Unlike some other submarines, there is no evidence that the Hai Kun is also fitted with a towed sonar array — thanks to the distance between this type of sensor and the hull, acoustic decoupling can be further improved.

An intriguing large aperture in the side of the hull indicates the transition between the double hull and the single hull. This feature is also found in the Dutch Walrus class, which heavily influenced the Taiwanese design. Essentially, the forward and after sections of the submarine incorporate a double hull, while the pressure hull in the center (which includes the crew accommodation) is a single hull, to provide more internal space, resulting in a slightly different overall diameter. While this makes practical sense, it could also generate additional noise.

A small set of ports set into the side of the hull are used to deploy torpedo countermeasures. You can read all about how modern torpedo decoys work in our previous in-depth feature on the subject.

At the rear of the boat, we can see the X-shaped rudder and tail fin arrangement, as well as a fairly standard propeller, a bladed type, without a signature-reducing vortex attenuator, as found on the German Type 212 class, for example.

There are so far no reports of the rumored air-independent propulsion (AIP) system, which would significantly increase the time the submarine can stay submerged and make it harder to detect. However, there could still be space reserved for this in the future, in the same way that some of the Spanish Navy Isaac Peral class boats are receiving AIP systems during extensive overhauls.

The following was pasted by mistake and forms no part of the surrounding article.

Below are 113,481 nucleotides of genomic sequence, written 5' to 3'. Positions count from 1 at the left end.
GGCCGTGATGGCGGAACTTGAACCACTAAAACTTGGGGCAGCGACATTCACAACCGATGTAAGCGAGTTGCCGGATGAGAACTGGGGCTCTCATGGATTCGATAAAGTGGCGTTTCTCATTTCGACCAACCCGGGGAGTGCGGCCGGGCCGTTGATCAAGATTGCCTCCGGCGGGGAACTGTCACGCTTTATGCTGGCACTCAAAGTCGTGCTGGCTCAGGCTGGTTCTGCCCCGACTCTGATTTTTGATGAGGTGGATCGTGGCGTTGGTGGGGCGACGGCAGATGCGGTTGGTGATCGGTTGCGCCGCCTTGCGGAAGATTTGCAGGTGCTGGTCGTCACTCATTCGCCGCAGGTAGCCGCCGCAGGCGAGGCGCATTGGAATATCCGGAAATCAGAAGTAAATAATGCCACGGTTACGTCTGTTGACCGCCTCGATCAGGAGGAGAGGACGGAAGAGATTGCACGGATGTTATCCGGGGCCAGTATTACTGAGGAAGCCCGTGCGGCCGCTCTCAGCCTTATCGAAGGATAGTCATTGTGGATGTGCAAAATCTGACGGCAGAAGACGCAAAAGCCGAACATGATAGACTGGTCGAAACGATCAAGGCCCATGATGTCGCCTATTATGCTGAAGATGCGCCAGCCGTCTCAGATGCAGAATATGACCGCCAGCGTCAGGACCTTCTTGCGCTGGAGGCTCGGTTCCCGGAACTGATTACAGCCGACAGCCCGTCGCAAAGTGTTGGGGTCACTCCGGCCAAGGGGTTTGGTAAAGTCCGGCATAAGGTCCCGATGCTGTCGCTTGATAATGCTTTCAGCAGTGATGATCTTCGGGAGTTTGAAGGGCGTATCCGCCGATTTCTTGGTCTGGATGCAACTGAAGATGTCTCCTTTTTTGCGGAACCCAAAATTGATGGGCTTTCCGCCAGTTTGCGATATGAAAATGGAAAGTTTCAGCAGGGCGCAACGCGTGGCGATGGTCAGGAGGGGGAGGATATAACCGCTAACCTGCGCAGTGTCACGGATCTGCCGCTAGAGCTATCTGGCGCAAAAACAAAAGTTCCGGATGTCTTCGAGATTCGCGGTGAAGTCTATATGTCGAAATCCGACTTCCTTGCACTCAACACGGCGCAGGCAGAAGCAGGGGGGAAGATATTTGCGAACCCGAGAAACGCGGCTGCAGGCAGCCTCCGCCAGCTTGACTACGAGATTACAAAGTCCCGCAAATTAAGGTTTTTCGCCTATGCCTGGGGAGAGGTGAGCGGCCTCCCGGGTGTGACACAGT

While we have previously seen the Hai Kun under construction, as well as draped with patriotic banners on the occasion of its launch, what is not immediately clear is the full extent of foreign involvement in making this submarine a reality.

An interesting time-lapse video shows the construction of the Hai Kun:

With a reported cost of $1.54 billion, the submarine was built by Taiwan’s China Shipbuilding Corporation (CSBC Corp.), but, in addition to the aforementioned weapons, other critical mission systems are provided by Lockheed Martin. At least six other countries have also reportedly provided help, including the United Kingdom.

The Hai Kun submarine during its unveiling ceremony at the CSBC Corp. shipbuilding company in Kaohsiung on September 28, 2023. Photo by SAM YEH/AFP via Getty Images

The fact that Taiwan embarked, in 2014, on a program to build its own submarines is a story in its own right, and also something that we have discussed before. Essentially, however, pressure from Beijing played a significant role in closing off opportunities for Taiwan to buy foreign-made submarines, after looking closely at various options from the United States and Italy.

Meanwhile, Beijing has continued building up an impressive underwater fleet of its own, meaning that the submarine fleet of the People’s Liberation Army Navy (PLAN) has become a particular concern for Taiwan.